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Search >> Gray, John Frederick Schiller ( Fred ) (1840-1891)

Physician.

Fred Gray, the son of a prominent New York doctor, attended medical school and became a physician after the Civil War (E. Miller, "Introduction" 11). Gray fought for the Union army during the war--including the battle at Antietam--and was promoted to the rank of major. He is identified as the leader of the "Fred Gray Association," a group that Ed Folsom and Ken Price characterize as "a loose confederation of young men who seemed anxious to explore new possibilities of male-male affection" (Re-Scripting 62). Other members of the group included Walt Whitman, Nat Bloom, and Hugo Fritsch. Gray reportedly dined with Whitman at Pfaff's soon after the battle at Antietam (G. Allen 273).

In a letter to Hugo Fritsch, Whitman wrote of Gray: "I am contemplating a tremendous letter to my dear comrade Frederickus, which will make up for deficiencies--my own comrade Fred, how I should like to see him & have a good heart's time with him, & a mild orgie [sic], just for a basis, you know, for talk & interchange of reminiscences & the play of the quiet lambent electricity of real friendship" (CW 1:158).

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References & Biographical Resources

Allen, Gay Wilson. The Solitary Singer: A Critical Biography of Walt Whitman. New York: MacMillan, 1955. [more about this work]
According to Allen, Whitman is recorded as dining at Pfaff's in September, 1862, with Fred Gray, who had recently fought in the battle at Antietam (273).

Allen quotes a letter from September 11, 1864, from Whitman to William O'Connor about his trip to New York. In this letter, he writes of his "amusements" that "last night I was with some of my friends of Fred Gray association, till late wandering the east side of the city first in the lager beer saloons & then elsewhere" (316).

In a note, Allen mentions a letter from Whitman to Nat (Bloom) and Fred Gray dated March 19, 1863 (571 n82). [pages: 273,316,571(n82)]
Blalock, Stephanie M. "'My Dear Comrade Frederickus': Walt Whitman and Fred Gray." Walt Whitman Quarterly Review. 27.1 (2009): 49-65. [more about this work]
Whitman held a nostalgic affection for Gray long after Gray had moved away from New York and started a family. Blalock suggests that Whitman's interests in Gray indicate Whitman's more literate and polished tastes above his associations with Pfaff's Bohemian crowd. Over the years, deaths in Gray's immediate family led to further disassociation from Whitman and Pfaff's.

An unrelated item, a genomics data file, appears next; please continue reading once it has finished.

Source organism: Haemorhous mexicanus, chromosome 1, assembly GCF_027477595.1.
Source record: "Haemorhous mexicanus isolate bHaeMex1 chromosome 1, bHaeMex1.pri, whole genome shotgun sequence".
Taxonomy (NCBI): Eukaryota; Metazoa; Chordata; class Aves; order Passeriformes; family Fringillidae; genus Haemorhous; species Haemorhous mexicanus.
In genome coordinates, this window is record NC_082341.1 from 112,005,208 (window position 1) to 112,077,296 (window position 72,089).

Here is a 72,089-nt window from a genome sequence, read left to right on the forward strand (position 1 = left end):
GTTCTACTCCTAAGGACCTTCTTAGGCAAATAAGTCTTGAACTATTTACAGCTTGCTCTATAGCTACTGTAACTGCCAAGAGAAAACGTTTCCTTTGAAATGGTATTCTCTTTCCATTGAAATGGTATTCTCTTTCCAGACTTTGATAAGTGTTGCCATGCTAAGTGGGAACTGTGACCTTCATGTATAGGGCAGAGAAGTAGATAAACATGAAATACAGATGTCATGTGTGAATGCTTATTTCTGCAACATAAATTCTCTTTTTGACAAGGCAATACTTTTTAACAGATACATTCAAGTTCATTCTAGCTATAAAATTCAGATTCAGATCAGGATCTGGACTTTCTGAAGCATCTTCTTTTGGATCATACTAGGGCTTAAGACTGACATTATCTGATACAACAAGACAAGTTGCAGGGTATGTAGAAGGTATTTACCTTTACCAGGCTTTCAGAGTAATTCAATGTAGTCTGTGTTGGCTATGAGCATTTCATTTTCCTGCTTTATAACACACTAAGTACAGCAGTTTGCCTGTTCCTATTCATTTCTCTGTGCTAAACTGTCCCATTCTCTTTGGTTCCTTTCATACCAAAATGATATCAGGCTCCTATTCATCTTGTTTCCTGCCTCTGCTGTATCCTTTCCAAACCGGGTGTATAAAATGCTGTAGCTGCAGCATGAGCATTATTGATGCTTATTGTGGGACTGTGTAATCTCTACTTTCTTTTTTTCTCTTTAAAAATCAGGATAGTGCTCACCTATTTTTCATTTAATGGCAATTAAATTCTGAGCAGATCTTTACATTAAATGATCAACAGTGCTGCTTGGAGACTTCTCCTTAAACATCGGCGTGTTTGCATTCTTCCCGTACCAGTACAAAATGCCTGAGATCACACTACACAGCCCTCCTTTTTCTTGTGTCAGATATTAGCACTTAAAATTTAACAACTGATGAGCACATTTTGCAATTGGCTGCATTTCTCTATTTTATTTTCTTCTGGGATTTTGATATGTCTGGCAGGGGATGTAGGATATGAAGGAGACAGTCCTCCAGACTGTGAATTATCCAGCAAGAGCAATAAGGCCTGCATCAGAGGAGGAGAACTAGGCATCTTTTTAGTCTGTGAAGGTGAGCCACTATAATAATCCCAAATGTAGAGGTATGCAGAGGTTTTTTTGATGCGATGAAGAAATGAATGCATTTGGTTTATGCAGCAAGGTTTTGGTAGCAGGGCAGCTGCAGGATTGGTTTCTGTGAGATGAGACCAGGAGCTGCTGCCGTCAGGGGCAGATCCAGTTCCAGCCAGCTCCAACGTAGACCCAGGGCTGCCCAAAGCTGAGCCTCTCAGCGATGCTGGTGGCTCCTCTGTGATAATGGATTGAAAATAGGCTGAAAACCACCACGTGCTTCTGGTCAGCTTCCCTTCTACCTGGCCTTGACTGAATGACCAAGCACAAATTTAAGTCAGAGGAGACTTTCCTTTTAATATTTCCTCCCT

Holloway, Emory. Walt Whitman: An Interpretation in Narrative. New York & London: Alfred A. Knopf, 1926. [more about this work]
Holloway reprints Whitman's March 19, 1863, letter to Gray and Bloom. [pages: 200-204]
Karbiener, Karen. "Whitman at Pfaff's: Personal Space, a Public Place, and the Boundary-Breaking Poems of Leaves of Grass (1860)." Literature of New York. Ed. Sabrina Fuchs-Abrams. Newcastle upon Tyne, U.K.: Cambridge Scholars, 2009. 1-38. [more about this work]
Notes how Gray related the horrific details of Antietam to Whitman in September 1862, after which Whitman decided to go to the front.
Katz, Jonathan Ned. Love Stories: Sex Between Men Before Homosexuality. Chicago: The University of Chicago Press, 2001. [more about this work]
[pages: 151]
Miller, Edwin Haviland. "Introduction." The Correspondence of Walt Whitman: Volume I, 1842-1867. Ed. Edwin Haviland Miller. New York: New York University Press, 1961. 1-18. [more about this work]
[pages: 11]
Stansell, Christine. "Whitman at Pfaff's: Commercial Culture, Literary Life and New York Bohemia at Mid-Century." Walt Whitman Quarterly Review. 10.3 (1993): 107-126. [more about this work]
Gray is the namesake of the Fred Gray Association. [pages: 107,111,118]
Whitman, Walt. "Letter to Hugo Fritsch, Before August 7, 1863." Walt Whitman: The Correspondence. Ed. Edwin Haviland Miller. New York: New York University Press, 1961. 123-124. [more about this work]
Whitman reminisces about his supper's with Fred at Pfaff's. [pages: 124]
Whitman, Walt. "Letter to Hugo Fritsch, October 8, 1863." Walt Whitman: The Correspondence. Ed. Edwin Haviland Miller. New York: New York University Press, 1961. 158-160. [more about this work]
Whitman asks Fritsch to excuse him to Fred Gray for not writing. He misses Fred very much and wishes to see all of his friend in New York. [pages: 158]
Whitman, Walt. "Letter to Nathaniel Bloom, September 5, 1863." Walt Whitman: The Correspondence. Ed. Edwin Haviland Miller. New York: New York University Press, 1961. 141-143. [more about this work]
Whitman mentions that he misses his dear friend Fred Gray [pages: 142]
Whitman, Walt. "Letter to William D. O'Connor, September 27, 1867." Walt Whitman: The Correspondence. Ed. Edwin Haviland Miller. New York: New York University Press, 1961. 342-343. [more about this work]
Whitman informs O'Connor that he has seen Fred Gray. [pages: 343]
Whitman, Walt. The Correspondence of Walt Whitman: Volume I, 1842-1867. Ed. Edwin Haviland Miller. New York: New York University Press, 1961. [more about this work]
Whitman, Walt. Letter to Nathaniel Bloom and John F.S. Gray. 1863. 80-85. [more about this work]
Whitman, Walt. Letter to William D. O'Connor. 1867. 342-343. [more about this work]

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